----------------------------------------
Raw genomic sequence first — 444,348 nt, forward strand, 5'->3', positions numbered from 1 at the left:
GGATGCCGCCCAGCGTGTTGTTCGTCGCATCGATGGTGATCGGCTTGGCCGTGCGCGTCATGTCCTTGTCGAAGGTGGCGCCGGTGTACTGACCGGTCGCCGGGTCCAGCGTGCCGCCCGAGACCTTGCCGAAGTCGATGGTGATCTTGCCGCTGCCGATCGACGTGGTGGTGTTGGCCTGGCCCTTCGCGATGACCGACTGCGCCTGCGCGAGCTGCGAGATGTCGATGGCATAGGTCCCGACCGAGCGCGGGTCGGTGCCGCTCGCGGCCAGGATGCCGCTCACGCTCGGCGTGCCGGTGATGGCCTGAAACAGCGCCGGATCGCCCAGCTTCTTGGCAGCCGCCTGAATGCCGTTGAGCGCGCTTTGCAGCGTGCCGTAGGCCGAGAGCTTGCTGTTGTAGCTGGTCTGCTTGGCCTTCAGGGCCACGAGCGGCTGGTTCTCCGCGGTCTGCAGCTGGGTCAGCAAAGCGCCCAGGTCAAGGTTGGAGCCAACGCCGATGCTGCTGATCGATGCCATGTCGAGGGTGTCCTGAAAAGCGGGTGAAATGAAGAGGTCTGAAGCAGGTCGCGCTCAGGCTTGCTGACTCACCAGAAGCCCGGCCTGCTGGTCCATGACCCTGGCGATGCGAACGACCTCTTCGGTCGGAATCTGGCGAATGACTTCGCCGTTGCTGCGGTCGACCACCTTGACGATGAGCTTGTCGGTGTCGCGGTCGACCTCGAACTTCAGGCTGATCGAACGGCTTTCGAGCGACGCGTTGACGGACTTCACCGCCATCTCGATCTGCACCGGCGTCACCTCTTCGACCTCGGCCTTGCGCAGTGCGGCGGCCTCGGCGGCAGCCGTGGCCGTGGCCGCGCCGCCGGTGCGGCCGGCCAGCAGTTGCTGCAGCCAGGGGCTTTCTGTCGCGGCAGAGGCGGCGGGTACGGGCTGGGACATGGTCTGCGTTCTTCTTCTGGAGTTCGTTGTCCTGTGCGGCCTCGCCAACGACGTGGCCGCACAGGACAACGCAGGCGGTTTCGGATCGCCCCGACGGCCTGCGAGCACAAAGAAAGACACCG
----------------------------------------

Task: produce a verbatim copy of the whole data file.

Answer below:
Raw genomic sequence first — 444,348 nt, forward strand, 5'->3', positions numbered from 1 at the left:
GGATGCCGCCCAGCGTGTTGTTCGTCGCATCGATGGTGATCGGCTTGGCCGTGCGCGTCATGTCCTTGTCGAAGGTGGCGCCGGTGTACTGACCGGTCGCCGGGTCCAGCGTGCCGCCCGAGACCTTGCCGAAGTCGATGGTGATCTTGCCGCTGCCGATCGACGTGGTGGTGTTGGCCTGGCCCTTCGCGATGACCGACTGCGCCTGCGCGAGCTGCGAGATGTCGATGGCATAGGTCCCGACCGAGCGCGGGTCGGTGCCGCTCGCGGCCAGGATGCCGCTCACGCTCGGCGTGCCGGTGATGGCCTGAAACAGCGCCGGATCGCCCAGCTTCTTGGCAGCCGCCTGAATGCCGTTGAGCGCGCTTTGCAGCGTGCCGTAGGCCGAGAGCTTGCTGTTGTAGCTGGTCTGCTTGGCCTTCAGGGCCACGAGCGGCTGGTTCTCCGCGGTCTGCAGCTGGGTCAGCAAAGCGCCCAGGTCAAGGTTGGAGCCAACGCCGATGCTGCTGATCGATGCCATGTCGAGGGTGTCCTGAAAAGCGGGTGAAATGAAGAGGTCTGAAGCAGGTCGCGCTCAGGCTTGCTGACTCACCAGAAGCCCGGCCTGCTGGTCCATGACCCTGGCGATGCGAACGACCTCTTCGGTCGGAATCTGGCGAATGACTTCGCCGTTGCTGCGGTCGACCACCTTGACGATGAGCTTGTCGGTGTCGCGGTCGACCTCGAACTTCAGGCTGATCGAACGGCTTTCGAGCGACGCGTTGACGGACTTCACCGCCATCTCGATCTGCACCGGCGTCACCTCTTCGACCTCGGCCTTGCGCAGTGCGGCGGCCTCGGCGGCAGCCGTGGCCGTGGCCGCGCCGCCGGTGCGGCCGGCCAGCAGTTGCTGCAGCCAGGGGCTTTCTGTCGCGGCAGAGGCGGCGGGTACGGGCTGGGACATGGTCTGCGTTCTTCTTCTGGAGTTCGTTGTCCTGTGCGGCCTCGCCAACGACGTGGCCGCACAGGACAACGCAGGCGGTTTCGGATCGCCCCGACGGCCTGCGAGCACAAAGAAAGACACCG